- Ford Mustang Mach-E average charging power 20-80% SOC: 84 kW
- Volkswagen ID.4 average charging power 20-80% SOC: 91 kW
If Ford would tweak its charging curve, the Mach-E has the potential to beat the ID.4.
Comparison of State-of-charge (SOC) vs time
Now a quick look at the charging time, which is a noticeable win for the ID.4:
- Ford Mustang Mach-E charging time 20-80% SOC: 42 minutes
- Volkswagen ID.4 charging time 20-80% SOC: 31 minutes
*The starting points were adjusted to the lowest common SOC.
Comparison of C-rate
The Volkswagen ID.4 is very strong compared to Ford Mustang Mach-E because charging is allowed at a higher C-Rate:
- Ford Mustang Mach-E average C-rate 20-80% SOC: 0.85C
- Volkswagen ID.4 average C-rate 20-80% SOC: 1.1C
Comparison of range replenishing speed
And now, a quick look at the range replenishing speed, for EPA highway range rating:
- Ford Mustang Mach-E range replenishing speed 20-80% SOC: 4.0 miles/minute (6.4 km/minute)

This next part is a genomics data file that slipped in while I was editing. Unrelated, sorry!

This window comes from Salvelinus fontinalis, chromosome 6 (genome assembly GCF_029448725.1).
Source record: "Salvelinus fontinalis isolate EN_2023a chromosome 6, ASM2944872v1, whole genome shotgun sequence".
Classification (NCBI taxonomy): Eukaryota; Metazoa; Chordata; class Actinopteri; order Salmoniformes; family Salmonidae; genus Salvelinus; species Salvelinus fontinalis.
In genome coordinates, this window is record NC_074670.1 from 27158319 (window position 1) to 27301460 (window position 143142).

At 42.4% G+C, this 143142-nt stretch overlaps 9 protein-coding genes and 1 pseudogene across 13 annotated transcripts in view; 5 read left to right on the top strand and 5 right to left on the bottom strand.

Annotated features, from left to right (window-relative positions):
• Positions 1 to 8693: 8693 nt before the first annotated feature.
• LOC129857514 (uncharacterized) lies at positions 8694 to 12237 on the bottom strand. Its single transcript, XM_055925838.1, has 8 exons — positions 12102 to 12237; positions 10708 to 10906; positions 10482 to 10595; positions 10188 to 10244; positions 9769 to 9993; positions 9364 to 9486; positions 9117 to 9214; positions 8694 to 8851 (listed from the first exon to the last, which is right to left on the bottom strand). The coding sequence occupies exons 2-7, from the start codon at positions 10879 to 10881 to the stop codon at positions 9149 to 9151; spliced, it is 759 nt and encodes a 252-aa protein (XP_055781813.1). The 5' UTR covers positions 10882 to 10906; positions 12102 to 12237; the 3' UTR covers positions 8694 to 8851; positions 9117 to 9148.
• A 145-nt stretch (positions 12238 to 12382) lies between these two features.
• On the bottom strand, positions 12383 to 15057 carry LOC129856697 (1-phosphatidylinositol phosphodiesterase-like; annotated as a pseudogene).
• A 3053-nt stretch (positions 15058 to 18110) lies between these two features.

- Volkswagen ID.4 range replenishing speed 20-80% SOC: 4.5 miles/minute (7.3 km/minute)
The ID.4 is about 12.5% quicker, which reflects both slightly higher average charging power and slightly lower energy consumption according to the EPA Highway test results.
The conclusion from the initial DC fast charging test of the 2021 Ford Mustang Mach-E (ER AWD) is that its potential is not fully utilized.
The charging curve is not bad in the 20-80% SOC range (though it falls precipitously after that), but it clearly could be better and hopefully will be noticeably improved through a software update.
* Some values on the charts are estimated from the data source.
** Temperature of the battery cells might highly negatively affect charging capabilities. We don't have data about temperatures of the battery at the beginning and during the charging process. In cold or hot weather, as well as after driving very dynamically, charging power might be significantly lower than shown on the charts (in extreme cases charging might be impossible until the battery temperature will not return to an acceptable level).